Thursday, September 6, 2012

Some Say, Talk is Cheap

Little A is 5. He babbles, he gestures clearly, he spells and puts words together on a board logically, and verbalizes certain phrases that his caregivers understand, but as far as his annual psychoeducational assessment maintains, he still does not have fuctional speech.

According to the specialist who conducts the assessment, this is the main hindrance to Little A's "blooming" into what essentially can take him, if not off the autism spectrum, then certainly well into the high-functioning end. Naturally, any parent whose child has handicaps wishes those handicaps to be as manageable as possible, but when we consider how far Little A has come, it is a rather long way and we are incredibly glad.

These days he prefers to type. There is an app on the iPad, or he will  use Google, and as a last resort, simply type on a keyboard with the computer switched off, making sure someone stands over him to read what he spells out. He communicates efficiently this way, allowing us precious glimpses of what goes on in his very busy mind.

I've been keeping a log, and it delights me to read it over and see how he is learning to express himself better as each day passes. Here are some snippets, just as he types or spells them, with my interpretations in brackets. He hasn't yet mastered the art of leaving spaces between words:

July 20 -
ithappykownit (if you're happy and you know it, or simply, I am happy)
huging (hugging, I assume)
gigllebeellies (I have no idea where he picked this up, but there are characters known as the Gigglebellies, apparently.)

July23 - cikkacikkaboomboom (a favourite book at the time, and videos he enjoyed on youTube)

July25 - ifyouarehappyandyoukonwit (only two letters reversed, with no help from us)

July26 -
focus (no idea how he knows this word. Maybe his teachers or therapists ask him to do so, but none have spelled it out)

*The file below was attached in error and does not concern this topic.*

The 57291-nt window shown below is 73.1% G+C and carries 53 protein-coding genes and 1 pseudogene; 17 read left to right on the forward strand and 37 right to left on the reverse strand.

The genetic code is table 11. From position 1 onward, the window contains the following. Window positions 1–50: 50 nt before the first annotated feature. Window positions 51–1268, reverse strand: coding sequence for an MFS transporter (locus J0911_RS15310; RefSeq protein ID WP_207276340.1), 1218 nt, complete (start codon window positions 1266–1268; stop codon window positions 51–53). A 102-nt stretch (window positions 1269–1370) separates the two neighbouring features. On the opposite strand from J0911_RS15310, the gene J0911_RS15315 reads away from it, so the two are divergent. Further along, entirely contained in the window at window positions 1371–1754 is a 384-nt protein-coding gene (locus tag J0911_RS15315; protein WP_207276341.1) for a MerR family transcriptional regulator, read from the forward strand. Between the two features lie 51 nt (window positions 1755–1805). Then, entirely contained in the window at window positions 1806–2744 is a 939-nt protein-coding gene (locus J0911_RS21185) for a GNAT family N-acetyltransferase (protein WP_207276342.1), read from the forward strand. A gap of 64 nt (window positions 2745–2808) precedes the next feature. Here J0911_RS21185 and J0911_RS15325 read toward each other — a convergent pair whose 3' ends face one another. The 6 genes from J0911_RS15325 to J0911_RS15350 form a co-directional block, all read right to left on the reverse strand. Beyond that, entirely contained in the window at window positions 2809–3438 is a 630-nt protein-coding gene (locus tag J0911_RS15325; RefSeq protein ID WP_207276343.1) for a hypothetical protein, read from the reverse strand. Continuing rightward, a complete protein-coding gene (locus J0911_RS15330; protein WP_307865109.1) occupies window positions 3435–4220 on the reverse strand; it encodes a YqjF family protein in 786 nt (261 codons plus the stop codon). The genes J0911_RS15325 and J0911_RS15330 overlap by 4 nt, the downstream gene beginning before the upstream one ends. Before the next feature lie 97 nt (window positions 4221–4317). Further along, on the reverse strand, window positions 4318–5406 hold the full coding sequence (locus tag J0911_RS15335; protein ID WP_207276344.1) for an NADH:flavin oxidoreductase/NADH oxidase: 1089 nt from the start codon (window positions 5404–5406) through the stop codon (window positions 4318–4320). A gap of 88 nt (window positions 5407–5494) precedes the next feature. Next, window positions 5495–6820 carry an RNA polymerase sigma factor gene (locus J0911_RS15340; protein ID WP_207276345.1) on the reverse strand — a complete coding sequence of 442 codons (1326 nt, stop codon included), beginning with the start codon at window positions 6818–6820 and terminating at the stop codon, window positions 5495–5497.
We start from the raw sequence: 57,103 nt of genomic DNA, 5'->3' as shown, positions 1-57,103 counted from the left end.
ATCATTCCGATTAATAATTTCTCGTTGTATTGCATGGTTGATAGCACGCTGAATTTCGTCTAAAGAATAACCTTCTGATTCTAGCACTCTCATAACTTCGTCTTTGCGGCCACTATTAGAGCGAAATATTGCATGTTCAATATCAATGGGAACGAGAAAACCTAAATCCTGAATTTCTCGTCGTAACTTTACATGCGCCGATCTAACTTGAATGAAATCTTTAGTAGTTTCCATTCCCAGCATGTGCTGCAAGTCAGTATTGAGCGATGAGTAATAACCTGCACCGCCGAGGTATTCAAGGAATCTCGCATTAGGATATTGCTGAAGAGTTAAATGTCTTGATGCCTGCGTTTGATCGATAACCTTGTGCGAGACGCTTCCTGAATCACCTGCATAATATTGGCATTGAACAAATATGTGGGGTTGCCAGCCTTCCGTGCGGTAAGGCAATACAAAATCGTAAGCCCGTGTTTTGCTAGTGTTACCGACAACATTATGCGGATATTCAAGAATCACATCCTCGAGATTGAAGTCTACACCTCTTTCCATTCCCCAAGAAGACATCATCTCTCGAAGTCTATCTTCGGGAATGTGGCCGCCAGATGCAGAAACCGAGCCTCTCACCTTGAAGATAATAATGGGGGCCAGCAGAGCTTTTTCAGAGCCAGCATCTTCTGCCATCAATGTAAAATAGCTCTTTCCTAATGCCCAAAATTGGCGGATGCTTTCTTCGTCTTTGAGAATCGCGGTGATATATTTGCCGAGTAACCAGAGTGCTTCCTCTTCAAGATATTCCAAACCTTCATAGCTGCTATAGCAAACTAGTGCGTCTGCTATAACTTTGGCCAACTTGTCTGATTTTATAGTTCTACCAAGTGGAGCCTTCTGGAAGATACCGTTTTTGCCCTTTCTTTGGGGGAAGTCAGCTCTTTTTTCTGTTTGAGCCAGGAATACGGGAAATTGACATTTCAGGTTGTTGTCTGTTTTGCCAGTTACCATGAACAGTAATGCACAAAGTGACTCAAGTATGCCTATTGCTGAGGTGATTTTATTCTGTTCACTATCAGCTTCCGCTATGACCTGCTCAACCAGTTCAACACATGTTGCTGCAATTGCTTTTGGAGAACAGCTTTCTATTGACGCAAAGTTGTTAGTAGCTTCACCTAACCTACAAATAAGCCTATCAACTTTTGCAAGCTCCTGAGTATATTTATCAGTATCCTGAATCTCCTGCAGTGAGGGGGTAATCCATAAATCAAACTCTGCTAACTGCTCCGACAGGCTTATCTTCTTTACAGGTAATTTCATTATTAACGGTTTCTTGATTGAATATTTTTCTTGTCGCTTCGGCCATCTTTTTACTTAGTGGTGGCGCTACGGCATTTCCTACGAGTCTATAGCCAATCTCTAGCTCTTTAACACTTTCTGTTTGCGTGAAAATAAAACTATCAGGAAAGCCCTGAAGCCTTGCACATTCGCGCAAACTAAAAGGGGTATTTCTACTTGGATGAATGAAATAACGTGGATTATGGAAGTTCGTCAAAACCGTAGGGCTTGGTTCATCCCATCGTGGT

eachone (apparently, he gave his teacher at school several books, and spelled for him to read each one)
roudn (round)
logn (long)

Aug2 -

Aug4 -
cartrainbuswalk (yes, he knows how to get from Point A to Point B)

Aug8 -
fuuldownohno (fall down, after rereading Jack and Jill for the nth time, as he loves the falling down the hill bit)

Aug9 -
soory / srroy (an apology after a tantrum, first time ever without being told to make amends)

Aug14 - (these entries inspired by a current favourite book about jazz music and animals)

Aug15 -
swwmng askday (I want to swim, but I need to ask Daddy)

Aug22 -
pianobigbig (possibly referring to the baby grand at my parents' house)

Aug27 -
borcken (broken)
supermario (I had to ask his teacher about this as we've got nothing at home relating to Super Mario. Apparently, several classmates were talking about it and he was playing with them and listening to their conversation, even if he didn't join in)
keycar (We need a key to ride the car)
carbooks (Let's take the car and go to the bookstore)

Aug29 -
washbut (when asked if he was done on the toilet and needed help to clean up)

Sep5 -
washbut borcken (telling his teacher that the bidet we use to wash up after using the toilet was broken)
teacherfocus (teacher wasn't paying attention to his previous statement, so he wanted her to know he noticed)

The past two days, when on the way to school, Little A's been getting my Kindle and typing "carduck" or "carschoolduck" or "carseaduck." The duck pond near my shop is nearby, so I promised him that tomorrow, when there is no school that is the first place we'll visit. He deserves a reward for communicating, after all.